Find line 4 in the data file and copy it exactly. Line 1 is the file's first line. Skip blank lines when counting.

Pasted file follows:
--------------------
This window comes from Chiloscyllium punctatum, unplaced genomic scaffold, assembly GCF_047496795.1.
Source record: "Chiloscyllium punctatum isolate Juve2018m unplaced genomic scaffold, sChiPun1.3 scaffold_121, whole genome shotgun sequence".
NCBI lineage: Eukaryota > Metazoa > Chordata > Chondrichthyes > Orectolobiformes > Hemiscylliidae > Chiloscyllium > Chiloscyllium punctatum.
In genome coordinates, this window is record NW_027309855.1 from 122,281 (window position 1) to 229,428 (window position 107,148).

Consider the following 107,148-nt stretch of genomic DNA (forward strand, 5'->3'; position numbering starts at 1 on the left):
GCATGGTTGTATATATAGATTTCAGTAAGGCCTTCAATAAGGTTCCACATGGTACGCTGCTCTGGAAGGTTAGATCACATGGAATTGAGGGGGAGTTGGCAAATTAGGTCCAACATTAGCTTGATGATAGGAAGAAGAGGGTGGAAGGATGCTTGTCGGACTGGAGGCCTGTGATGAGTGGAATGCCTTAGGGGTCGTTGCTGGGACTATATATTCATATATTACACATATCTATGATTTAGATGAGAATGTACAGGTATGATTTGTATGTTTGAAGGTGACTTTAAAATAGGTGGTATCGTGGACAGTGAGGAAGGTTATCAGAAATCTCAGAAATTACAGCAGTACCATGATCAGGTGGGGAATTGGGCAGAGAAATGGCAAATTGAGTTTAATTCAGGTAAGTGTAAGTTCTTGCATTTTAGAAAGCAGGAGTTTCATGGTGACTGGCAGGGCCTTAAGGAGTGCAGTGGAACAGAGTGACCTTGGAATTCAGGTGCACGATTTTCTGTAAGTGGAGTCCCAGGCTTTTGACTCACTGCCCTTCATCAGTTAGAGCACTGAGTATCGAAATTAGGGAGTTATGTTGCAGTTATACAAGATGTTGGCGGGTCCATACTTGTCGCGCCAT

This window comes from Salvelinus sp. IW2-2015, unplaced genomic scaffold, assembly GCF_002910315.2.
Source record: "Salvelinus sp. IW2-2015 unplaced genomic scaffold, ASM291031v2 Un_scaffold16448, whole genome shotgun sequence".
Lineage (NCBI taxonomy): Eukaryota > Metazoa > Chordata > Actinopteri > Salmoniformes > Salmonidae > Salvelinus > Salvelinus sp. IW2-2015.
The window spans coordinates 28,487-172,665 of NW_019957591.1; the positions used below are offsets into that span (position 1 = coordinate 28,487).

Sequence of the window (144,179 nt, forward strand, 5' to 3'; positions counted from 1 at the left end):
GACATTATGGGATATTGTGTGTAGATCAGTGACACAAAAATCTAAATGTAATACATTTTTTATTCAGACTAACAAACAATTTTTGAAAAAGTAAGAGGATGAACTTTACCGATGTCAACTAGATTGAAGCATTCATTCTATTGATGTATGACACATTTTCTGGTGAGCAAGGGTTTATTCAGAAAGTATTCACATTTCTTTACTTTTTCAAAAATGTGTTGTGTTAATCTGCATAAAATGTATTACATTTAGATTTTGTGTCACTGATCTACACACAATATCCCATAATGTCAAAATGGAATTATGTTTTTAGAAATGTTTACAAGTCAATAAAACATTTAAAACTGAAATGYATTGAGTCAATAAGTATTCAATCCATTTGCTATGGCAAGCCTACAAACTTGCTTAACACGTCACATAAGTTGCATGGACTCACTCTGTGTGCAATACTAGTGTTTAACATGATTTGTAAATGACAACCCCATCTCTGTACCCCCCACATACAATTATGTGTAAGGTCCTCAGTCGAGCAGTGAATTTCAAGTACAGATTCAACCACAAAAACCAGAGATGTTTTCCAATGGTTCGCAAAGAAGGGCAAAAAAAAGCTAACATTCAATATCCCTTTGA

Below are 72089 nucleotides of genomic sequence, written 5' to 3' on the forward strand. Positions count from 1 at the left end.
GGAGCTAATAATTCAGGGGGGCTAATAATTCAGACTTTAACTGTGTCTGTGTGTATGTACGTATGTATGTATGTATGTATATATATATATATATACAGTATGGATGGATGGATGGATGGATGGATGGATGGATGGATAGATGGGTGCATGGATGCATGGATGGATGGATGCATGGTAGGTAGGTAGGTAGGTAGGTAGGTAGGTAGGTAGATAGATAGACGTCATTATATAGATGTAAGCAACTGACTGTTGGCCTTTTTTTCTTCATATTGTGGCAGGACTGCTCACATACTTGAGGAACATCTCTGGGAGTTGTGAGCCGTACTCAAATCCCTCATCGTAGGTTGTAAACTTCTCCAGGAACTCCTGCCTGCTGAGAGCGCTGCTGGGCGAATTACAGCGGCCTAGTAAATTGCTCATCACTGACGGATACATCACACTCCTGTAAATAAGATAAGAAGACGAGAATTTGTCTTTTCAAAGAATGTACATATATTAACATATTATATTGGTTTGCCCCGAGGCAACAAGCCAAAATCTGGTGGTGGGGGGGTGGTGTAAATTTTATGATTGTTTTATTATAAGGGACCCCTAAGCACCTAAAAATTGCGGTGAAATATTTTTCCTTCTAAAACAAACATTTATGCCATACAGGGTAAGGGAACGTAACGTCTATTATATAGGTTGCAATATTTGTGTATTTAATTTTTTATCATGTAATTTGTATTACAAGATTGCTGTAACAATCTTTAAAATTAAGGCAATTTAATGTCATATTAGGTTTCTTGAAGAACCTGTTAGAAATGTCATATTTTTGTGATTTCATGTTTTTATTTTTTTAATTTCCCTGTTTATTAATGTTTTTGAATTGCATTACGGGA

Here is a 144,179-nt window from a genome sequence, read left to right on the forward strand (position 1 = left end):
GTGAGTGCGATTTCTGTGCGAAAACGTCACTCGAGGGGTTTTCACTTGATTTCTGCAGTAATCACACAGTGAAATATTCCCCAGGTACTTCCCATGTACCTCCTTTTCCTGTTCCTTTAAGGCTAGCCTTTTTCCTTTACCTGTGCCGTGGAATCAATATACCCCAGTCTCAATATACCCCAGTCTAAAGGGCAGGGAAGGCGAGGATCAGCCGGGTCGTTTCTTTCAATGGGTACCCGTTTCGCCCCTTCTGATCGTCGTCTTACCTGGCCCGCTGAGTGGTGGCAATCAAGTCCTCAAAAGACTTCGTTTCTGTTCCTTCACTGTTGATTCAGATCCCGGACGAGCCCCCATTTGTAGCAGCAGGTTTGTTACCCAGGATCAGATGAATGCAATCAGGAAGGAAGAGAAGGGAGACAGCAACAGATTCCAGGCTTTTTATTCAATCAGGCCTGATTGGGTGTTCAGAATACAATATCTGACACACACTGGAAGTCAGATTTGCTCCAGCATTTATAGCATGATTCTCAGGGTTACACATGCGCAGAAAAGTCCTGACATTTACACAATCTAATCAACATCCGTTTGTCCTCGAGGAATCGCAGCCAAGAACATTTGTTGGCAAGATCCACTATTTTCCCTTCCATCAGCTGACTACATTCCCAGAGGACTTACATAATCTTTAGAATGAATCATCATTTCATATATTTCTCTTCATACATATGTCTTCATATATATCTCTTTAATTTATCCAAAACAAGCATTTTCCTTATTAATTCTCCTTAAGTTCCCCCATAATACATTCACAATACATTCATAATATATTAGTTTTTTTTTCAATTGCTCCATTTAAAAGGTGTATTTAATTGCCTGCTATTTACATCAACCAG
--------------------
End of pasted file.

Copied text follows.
In genome coordinates, this window is record NW_027309855.1 from 122,281 (window position 1) to 229,428 (window position 107,148).